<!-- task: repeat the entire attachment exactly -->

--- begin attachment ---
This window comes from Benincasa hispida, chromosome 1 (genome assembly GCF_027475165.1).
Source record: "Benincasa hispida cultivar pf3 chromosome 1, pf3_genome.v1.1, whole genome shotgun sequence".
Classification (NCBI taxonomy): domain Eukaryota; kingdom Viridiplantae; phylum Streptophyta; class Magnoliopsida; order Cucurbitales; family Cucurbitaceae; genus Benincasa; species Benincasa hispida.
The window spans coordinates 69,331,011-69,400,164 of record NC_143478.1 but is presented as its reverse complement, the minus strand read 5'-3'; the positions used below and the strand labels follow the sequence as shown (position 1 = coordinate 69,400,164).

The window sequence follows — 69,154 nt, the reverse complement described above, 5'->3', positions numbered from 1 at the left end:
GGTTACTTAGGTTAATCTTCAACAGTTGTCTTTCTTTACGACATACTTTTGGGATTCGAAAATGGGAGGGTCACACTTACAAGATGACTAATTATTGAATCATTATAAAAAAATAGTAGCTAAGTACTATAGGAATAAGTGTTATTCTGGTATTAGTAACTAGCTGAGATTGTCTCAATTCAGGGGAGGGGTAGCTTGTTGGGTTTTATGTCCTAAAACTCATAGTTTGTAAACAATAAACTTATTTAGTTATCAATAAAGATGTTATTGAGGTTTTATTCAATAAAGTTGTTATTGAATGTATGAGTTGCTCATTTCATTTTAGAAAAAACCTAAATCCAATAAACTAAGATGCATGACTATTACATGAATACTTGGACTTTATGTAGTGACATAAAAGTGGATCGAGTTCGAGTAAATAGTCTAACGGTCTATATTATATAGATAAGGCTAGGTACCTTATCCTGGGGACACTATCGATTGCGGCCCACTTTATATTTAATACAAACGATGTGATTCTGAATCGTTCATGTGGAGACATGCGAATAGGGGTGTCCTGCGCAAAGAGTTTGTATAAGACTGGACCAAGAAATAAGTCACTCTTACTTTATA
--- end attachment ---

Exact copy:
This window comes from Benincasa hispida, chromosome 1 (genome assembly GCF_027475165.1).
Source record: "Benincasa hispida cultivar pf3 chromosome 1, pf3_genome.v1.1, whole genome shotgun sequence".
Classification (NCBI taxonomy): domain Eukaryota; kingdom Viridiplantae; phylum Streptophyta; class Magnoliopsida; order Cucurbitales; family Cucurbitaceae; genus Benincasa; species Benincasa hispida.
The window spans coordinates 69,331,011-69,400,164 of record NC_143478.1 but is presented as its reverse complement, the minus strand read 5'-3'; the positions used below and the strand labels follow the sequence as shown (position 1 = coordinate 69,400,164).

The window sequence follows — 69,154 nt, the reverse complement described above, 5'->3', positions numbered from 1 at the left end:
GGTTACTTAGGTTAATCTTCAACAGTTGTCTTTCTTTACGACATACTTTTGGGATTCGAAAATGGGAGGGTCACACTTACAAGATGACTAATTATTGAATCATTATAAAAAAATAGTAGCTAAGTACTATAGGAATAAGTGTTATTCTGGTATTAGTAACTAGCTGAGATTGTCTCAATTCAGGGGAGGGGTAGCTTGTTGGGTTTTATGTCCTAAAACTCATAGTTTGTAAACAATAAACTTATTTAGTTATCAATAAAGATGTTATTGAGGTTTTATTCAATAAAGTTGTTATTGAATGTATGAGTTGCTCATTTCATTTTAGAAAAAACCTAAATCCAATAAACTAAGATGCATGACTATTACATGAATACTTGGACTTTATGTAGTGACATAAAAGTGGATCGAGTTCGAGTAAATAGTCTAACGGTCTATATTATATAGATAAGGCTAGGTACCTTATCCTGGGGACACTATCGATTGCGGCCCACTTTATATTTAATACAAACGATGTGATTCTGAATCGTTCATGTGGAGACATGCGAATAGGGGTGTCCTGCGCAAAGAGTTTGTATAAGACTGGACCAAGAAATAAGTCACTCTTACTTTATA